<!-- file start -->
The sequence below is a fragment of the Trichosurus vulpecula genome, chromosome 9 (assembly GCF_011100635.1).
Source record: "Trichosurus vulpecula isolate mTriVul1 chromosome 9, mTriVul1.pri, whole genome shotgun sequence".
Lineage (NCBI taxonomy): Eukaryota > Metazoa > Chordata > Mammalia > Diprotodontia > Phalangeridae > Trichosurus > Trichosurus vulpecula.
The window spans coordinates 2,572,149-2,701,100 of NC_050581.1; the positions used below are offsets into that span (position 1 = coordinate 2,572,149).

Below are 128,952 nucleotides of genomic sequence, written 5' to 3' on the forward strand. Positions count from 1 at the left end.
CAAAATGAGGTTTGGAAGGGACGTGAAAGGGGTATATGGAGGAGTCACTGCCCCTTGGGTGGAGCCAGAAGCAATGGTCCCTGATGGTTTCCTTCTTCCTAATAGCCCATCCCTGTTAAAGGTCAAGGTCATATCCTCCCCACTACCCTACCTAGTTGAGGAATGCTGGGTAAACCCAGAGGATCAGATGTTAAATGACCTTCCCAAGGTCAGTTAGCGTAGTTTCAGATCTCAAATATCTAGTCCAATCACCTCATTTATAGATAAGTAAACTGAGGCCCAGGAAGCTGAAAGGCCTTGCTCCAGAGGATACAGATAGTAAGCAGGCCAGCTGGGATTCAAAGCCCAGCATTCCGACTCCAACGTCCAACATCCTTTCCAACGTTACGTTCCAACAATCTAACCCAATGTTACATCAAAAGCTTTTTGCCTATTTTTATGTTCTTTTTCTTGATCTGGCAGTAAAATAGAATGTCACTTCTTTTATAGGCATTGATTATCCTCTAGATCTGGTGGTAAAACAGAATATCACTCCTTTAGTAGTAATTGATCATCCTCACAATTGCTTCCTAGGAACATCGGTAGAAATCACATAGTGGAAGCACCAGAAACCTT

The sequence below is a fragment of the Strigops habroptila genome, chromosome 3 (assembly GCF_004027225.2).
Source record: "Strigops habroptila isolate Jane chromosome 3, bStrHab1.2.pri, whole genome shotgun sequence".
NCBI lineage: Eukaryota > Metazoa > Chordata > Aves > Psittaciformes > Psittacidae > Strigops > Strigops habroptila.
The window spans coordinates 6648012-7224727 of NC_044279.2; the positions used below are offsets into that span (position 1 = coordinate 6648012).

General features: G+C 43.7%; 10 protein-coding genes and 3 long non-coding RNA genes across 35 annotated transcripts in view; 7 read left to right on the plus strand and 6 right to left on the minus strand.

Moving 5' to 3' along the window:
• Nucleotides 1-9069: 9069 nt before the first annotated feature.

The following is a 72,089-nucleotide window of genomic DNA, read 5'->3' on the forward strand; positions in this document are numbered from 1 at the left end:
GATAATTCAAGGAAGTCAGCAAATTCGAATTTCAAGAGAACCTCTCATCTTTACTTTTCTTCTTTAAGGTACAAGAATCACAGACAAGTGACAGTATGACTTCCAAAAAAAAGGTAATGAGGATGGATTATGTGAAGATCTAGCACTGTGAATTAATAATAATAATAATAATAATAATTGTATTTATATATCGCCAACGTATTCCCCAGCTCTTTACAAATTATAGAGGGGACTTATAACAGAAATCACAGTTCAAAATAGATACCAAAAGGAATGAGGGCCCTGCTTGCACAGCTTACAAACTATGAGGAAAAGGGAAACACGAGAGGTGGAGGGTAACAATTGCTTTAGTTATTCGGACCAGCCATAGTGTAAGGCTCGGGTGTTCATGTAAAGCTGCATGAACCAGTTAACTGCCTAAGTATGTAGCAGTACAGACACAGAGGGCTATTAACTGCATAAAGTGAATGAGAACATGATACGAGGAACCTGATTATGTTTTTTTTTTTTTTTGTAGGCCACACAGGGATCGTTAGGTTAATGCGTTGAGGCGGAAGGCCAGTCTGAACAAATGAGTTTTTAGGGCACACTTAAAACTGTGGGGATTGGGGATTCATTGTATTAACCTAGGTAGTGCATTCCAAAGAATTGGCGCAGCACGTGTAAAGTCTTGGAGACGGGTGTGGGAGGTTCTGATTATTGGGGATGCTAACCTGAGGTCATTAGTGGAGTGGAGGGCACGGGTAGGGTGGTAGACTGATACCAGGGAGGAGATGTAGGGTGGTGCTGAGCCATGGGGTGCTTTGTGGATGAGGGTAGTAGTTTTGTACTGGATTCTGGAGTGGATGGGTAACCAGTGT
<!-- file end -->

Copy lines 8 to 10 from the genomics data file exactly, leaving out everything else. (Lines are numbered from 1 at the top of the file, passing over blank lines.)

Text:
Source record: "Strigops habroptila isolate Jane chromosome 3, bStrHab1.2.pri, whole genome shotgun sequence".
NCBI lineage: Eukaryota > Metazoa > Chordata > Aves > Psittaciformes > Psittacidae > Strigops > Strigops habroptila.
The window spans coordinates 6648012-7224727 of NC_044279.2; the positions used below are offsets into that span (position 1 = coordinate 6648012).